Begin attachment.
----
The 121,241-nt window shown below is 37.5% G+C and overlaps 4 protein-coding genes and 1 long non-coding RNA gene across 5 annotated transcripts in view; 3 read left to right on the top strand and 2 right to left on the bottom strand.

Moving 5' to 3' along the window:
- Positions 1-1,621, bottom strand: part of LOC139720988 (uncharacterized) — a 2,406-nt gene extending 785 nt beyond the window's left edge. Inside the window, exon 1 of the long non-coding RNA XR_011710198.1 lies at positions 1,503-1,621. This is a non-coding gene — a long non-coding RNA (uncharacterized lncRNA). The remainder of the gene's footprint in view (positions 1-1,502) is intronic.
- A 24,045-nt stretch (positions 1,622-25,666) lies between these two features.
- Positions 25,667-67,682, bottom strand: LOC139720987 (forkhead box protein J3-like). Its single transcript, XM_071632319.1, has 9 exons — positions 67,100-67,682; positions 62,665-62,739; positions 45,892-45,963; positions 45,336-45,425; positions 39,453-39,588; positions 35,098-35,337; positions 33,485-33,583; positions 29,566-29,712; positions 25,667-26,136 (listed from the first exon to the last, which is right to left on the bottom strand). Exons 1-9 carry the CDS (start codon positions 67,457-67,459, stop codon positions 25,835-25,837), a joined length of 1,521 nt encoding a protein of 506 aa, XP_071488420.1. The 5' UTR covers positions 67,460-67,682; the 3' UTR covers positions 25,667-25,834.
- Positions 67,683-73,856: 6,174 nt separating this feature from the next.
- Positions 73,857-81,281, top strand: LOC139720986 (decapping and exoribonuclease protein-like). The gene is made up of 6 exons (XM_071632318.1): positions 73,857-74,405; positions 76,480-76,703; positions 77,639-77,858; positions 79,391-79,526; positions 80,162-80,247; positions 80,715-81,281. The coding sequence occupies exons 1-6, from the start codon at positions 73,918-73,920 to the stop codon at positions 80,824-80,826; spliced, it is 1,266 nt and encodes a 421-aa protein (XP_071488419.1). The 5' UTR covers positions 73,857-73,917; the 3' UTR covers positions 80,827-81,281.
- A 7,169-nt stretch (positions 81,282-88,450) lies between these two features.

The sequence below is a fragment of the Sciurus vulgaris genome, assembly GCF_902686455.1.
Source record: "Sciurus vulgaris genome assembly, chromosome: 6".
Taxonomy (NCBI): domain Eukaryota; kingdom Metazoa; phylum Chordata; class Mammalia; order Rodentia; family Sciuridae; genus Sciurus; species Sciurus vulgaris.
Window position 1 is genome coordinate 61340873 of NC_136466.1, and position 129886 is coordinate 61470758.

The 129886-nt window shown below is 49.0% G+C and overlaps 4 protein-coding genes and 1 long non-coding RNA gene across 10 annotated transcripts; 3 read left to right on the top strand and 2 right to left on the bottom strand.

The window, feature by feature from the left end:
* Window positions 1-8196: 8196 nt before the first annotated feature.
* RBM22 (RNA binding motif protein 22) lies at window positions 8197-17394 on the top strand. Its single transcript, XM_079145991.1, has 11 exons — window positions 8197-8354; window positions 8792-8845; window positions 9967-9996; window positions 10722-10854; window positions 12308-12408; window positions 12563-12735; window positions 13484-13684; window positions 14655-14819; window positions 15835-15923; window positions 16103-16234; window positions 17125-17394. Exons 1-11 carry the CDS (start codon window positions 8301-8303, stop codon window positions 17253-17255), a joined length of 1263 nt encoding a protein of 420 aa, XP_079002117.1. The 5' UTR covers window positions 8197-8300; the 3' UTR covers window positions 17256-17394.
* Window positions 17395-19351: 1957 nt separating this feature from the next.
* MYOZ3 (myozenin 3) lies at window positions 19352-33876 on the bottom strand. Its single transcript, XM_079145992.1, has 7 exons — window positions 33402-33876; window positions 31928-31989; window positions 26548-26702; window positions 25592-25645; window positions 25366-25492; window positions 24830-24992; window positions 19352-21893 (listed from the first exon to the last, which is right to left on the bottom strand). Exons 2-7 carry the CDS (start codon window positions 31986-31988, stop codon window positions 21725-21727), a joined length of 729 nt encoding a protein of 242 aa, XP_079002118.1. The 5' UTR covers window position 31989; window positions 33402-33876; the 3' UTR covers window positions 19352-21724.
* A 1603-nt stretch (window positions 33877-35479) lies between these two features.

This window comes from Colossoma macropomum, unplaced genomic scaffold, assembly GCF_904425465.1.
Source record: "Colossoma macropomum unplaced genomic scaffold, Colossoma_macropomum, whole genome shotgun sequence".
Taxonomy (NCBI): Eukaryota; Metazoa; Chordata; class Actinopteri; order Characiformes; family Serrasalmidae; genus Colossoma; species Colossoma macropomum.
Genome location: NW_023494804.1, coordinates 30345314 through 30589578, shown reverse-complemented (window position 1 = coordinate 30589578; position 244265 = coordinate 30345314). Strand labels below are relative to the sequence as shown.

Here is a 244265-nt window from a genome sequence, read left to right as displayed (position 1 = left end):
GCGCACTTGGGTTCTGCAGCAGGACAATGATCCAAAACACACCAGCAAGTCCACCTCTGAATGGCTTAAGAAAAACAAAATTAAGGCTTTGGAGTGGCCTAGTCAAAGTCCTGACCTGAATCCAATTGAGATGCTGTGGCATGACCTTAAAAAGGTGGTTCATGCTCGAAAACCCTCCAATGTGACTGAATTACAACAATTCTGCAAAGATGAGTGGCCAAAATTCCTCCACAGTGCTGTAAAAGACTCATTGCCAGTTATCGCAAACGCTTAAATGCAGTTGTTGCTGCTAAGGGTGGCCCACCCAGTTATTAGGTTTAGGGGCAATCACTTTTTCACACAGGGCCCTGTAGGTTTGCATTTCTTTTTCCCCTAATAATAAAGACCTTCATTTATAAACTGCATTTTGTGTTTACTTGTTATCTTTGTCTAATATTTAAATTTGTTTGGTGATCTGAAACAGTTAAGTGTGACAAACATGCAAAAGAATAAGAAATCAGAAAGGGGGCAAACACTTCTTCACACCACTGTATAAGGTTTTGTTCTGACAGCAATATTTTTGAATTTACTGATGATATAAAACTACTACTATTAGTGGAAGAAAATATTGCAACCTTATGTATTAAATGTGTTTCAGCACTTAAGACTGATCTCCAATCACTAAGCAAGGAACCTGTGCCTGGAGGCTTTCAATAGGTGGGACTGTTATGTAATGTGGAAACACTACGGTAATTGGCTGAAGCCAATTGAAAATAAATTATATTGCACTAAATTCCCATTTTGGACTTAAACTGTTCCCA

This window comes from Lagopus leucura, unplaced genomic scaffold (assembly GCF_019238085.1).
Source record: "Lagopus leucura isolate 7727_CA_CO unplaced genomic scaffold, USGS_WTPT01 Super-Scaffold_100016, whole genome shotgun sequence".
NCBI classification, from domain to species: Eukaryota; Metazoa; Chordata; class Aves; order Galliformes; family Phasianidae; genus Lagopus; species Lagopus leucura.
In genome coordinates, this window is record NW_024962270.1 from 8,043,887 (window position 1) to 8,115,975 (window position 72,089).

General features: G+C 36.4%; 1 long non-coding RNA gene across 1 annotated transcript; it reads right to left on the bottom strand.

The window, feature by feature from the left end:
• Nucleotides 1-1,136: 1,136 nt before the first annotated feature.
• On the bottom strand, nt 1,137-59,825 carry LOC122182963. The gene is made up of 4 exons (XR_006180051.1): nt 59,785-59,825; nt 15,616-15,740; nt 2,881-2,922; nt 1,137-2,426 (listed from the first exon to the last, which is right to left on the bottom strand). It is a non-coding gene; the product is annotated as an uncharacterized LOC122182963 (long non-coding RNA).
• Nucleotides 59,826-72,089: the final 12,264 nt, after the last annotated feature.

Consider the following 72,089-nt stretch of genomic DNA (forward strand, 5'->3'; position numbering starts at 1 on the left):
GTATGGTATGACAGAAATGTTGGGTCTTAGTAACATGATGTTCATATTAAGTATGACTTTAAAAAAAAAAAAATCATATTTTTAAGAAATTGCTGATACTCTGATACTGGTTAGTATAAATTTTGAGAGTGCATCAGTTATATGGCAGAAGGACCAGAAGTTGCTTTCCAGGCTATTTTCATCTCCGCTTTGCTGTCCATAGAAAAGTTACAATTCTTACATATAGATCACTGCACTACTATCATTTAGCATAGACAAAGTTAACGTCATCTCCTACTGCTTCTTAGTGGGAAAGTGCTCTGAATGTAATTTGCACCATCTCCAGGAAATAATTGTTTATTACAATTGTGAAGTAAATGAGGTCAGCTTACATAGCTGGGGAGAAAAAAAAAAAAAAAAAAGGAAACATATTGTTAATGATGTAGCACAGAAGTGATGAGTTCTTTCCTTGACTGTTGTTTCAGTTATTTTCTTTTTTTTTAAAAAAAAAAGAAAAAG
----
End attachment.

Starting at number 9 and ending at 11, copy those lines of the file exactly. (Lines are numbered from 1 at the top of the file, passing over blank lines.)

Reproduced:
The sequence below is a fragment of the Sciurus vulgaris genome, assembly GCF_902686455.1.
Source record: "Sciurus vulgaris genome assembly, chromosome: 6".
Taxonomy (NCBI): domain Eukaryota; kingdom Metazoa; phylum Chordata; class Mammalia; order Rodentia; family Sciuridae; genus Sciurus; species Sciurus vulgaris.